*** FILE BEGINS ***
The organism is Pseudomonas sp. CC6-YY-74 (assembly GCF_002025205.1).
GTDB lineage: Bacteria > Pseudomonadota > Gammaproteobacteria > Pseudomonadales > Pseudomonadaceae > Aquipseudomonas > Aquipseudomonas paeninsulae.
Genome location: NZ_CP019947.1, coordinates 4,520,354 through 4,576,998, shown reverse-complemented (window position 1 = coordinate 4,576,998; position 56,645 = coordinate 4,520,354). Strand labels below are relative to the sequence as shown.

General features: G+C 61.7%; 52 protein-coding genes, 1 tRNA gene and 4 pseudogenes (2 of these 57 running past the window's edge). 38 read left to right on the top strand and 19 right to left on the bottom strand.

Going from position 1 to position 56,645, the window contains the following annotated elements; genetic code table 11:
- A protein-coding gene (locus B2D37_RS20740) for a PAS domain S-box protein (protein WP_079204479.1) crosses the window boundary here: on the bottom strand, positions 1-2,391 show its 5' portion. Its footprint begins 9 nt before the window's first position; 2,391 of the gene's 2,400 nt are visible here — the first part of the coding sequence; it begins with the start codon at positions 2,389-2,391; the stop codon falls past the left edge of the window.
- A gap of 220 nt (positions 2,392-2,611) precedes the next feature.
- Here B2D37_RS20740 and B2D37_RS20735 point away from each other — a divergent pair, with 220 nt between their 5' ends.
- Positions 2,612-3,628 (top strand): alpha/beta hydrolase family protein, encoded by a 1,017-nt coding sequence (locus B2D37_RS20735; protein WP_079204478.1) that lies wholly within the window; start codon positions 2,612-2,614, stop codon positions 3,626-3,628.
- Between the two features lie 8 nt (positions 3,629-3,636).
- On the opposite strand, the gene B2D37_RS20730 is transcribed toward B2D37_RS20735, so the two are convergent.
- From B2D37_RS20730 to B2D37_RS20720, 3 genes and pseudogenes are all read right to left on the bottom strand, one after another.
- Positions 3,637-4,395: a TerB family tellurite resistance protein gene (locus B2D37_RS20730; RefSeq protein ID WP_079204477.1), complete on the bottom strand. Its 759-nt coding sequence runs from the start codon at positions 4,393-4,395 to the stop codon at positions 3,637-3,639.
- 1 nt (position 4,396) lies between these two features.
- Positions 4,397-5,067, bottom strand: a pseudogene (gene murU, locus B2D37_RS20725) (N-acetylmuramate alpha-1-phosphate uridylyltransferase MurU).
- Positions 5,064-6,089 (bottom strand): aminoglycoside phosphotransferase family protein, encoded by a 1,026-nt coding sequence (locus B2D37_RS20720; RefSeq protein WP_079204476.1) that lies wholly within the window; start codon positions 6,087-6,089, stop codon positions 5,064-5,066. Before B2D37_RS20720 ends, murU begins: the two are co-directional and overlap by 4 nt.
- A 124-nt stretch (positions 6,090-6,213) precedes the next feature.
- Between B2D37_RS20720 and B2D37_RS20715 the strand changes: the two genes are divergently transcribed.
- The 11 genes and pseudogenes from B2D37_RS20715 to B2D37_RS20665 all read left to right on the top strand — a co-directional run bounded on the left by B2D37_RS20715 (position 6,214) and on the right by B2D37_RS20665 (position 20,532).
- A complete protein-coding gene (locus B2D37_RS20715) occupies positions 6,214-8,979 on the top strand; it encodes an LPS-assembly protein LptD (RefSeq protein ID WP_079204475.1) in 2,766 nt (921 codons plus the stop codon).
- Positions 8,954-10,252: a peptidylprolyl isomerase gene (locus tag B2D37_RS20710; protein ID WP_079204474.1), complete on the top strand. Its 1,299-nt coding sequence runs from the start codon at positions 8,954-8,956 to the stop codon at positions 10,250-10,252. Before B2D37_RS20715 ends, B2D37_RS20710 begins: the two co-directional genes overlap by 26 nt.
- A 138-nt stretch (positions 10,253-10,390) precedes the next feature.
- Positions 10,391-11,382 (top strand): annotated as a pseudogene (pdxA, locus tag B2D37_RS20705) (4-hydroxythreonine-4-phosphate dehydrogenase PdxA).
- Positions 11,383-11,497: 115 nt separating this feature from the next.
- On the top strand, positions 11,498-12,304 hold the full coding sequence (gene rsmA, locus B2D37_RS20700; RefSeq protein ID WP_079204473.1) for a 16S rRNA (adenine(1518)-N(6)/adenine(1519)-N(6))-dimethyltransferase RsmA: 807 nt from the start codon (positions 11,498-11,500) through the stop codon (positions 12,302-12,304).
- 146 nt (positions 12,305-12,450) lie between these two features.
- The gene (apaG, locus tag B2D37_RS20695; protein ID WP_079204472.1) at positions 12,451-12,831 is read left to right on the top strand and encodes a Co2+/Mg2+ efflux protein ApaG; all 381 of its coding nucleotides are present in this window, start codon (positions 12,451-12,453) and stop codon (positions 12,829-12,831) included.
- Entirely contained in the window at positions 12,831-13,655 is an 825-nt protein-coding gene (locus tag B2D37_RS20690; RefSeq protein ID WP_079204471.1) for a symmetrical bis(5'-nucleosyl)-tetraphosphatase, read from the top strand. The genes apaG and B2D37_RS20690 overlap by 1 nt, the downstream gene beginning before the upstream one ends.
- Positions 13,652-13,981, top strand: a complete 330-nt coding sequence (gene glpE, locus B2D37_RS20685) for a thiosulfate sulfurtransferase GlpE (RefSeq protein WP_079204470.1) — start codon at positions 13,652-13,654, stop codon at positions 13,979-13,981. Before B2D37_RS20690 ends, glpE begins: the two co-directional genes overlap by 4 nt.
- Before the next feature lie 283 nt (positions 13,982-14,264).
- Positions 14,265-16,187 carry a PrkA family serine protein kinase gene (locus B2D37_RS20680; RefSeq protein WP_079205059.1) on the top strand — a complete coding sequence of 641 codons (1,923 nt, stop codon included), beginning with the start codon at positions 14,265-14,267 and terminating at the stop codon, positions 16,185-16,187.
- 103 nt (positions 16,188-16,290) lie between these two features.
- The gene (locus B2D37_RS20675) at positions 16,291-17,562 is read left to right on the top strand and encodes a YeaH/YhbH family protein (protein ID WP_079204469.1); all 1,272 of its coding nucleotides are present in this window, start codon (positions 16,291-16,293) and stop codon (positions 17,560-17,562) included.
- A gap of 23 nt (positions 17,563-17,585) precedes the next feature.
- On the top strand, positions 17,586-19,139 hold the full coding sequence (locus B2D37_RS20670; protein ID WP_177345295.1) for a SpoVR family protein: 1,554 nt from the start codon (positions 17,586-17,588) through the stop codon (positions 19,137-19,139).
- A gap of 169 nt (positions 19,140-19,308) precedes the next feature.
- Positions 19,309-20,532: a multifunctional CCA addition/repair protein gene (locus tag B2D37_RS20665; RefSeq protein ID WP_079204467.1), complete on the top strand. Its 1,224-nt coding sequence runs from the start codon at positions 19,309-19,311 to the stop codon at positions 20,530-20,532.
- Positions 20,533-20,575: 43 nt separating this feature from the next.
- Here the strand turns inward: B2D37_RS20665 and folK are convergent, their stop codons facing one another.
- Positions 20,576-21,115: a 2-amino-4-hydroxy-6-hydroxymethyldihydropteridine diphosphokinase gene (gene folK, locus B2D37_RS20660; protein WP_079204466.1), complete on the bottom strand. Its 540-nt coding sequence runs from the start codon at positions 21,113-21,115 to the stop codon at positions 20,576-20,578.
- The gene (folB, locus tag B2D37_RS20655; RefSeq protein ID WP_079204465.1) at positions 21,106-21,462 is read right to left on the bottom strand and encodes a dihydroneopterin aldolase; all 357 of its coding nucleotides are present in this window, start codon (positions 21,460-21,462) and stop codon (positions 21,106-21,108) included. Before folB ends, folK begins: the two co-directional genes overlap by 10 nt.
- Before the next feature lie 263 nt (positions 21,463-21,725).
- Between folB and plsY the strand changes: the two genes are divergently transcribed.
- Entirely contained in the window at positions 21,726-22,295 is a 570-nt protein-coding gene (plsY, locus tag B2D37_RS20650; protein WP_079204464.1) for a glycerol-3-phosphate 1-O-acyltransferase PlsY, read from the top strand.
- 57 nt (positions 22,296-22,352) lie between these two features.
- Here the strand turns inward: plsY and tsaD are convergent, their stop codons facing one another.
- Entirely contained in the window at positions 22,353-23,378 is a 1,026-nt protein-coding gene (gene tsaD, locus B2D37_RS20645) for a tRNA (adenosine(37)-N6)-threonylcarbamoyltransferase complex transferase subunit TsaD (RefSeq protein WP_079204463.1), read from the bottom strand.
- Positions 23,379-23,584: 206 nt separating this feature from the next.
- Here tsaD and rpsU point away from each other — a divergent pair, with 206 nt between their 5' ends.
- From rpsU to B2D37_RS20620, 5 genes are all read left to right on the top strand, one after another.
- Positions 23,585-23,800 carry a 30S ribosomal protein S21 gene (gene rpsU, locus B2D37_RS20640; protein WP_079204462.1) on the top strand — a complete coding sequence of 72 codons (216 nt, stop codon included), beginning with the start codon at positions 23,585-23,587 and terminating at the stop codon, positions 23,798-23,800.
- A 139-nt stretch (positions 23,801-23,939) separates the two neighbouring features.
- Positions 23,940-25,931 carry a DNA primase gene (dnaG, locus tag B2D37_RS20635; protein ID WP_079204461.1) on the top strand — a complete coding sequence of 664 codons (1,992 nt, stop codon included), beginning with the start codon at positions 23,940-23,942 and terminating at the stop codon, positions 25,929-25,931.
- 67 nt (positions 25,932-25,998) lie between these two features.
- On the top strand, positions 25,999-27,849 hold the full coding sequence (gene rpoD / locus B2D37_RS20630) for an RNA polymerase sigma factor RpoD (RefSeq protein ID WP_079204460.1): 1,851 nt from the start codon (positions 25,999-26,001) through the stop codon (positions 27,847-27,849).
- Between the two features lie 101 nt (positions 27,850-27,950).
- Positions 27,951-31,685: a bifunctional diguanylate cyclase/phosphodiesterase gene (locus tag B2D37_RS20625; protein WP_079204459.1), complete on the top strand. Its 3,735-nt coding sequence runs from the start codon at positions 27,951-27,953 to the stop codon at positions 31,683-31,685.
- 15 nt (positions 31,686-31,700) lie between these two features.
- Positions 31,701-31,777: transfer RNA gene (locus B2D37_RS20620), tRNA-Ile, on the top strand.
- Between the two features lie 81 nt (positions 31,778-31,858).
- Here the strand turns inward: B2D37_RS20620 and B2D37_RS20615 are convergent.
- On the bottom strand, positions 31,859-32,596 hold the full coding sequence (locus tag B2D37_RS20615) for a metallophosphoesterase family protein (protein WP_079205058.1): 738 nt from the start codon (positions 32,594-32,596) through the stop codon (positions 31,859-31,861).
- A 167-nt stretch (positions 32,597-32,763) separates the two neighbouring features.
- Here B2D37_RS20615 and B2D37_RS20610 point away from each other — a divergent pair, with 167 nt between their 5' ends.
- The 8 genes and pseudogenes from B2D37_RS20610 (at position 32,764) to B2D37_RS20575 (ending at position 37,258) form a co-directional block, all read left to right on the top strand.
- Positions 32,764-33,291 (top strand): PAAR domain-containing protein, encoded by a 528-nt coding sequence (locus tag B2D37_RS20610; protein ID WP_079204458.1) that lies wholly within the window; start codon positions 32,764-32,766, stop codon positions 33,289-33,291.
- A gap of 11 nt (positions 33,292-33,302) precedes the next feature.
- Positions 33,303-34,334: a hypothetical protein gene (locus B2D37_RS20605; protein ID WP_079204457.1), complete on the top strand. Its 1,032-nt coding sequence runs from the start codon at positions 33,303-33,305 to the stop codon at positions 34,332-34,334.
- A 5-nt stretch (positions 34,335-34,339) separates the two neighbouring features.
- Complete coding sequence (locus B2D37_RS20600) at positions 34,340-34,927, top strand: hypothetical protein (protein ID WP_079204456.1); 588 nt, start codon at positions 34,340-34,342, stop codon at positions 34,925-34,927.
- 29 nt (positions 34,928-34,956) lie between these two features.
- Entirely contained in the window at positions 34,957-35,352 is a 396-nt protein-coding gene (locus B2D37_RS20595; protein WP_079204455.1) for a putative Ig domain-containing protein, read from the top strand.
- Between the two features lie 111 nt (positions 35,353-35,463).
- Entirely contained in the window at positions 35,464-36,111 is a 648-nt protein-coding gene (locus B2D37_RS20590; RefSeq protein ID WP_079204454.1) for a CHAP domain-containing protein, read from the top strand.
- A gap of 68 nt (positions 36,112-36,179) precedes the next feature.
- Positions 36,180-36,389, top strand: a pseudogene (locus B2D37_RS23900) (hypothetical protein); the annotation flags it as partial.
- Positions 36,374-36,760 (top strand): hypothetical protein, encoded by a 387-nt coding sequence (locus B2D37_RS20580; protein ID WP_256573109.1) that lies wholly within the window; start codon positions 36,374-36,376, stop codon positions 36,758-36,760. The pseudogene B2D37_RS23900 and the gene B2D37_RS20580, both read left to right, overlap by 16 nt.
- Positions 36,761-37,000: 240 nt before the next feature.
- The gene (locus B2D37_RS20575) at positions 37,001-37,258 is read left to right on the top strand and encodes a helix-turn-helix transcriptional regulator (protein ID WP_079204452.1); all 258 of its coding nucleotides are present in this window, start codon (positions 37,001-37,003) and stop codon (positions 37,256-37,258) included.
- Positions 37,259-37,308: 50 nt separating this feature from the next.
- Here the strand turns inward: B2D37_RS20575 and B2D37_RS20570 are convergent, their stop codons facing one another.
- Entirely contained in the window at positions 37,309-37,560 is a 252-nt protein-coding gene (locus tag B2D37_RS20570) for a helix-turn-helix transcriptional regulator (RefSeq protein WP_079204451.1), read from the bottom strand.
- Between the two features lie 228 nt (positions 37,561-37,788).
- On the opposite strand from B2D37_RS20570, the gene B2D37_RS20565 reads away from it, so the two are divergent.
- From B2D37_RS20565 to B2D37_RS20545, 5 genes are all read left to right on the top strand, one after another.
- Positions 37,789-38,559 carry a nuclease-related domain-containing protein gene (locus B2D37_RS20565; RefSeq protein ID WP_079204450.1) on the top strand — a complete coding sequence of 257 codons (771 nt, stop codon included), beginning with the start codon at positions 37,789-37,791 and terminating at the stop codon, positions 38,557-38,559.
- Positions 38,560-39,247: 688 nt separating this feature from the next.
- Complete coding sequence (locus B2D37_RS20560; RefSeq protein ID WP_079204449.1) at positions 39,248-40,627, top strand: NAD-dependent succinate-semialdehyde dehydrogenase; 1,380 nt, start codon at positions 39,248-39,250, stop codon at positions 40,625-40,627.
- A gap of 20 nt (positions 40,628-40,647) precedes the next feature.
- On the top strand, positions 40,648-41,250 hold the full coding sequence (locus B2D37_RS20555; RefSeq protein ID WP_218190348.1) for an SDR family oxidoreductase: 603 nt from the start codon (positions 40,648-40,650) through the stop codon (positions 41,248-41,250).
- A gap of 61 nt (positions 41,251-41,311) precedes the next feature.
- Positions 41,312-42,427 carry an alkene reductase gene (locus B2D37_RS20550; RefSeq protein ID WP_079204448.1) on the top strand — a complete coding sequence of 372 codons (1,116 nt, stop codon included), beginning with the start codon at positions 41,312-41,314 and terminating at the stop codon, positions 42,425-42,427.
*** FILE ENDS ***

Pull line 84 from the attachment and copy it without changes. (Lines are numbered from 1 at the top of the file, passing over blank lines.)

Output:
- On the opposite strand from B2D37_RS20570, the gene B2D37_RS20565 reads away from it, so the two are divergent.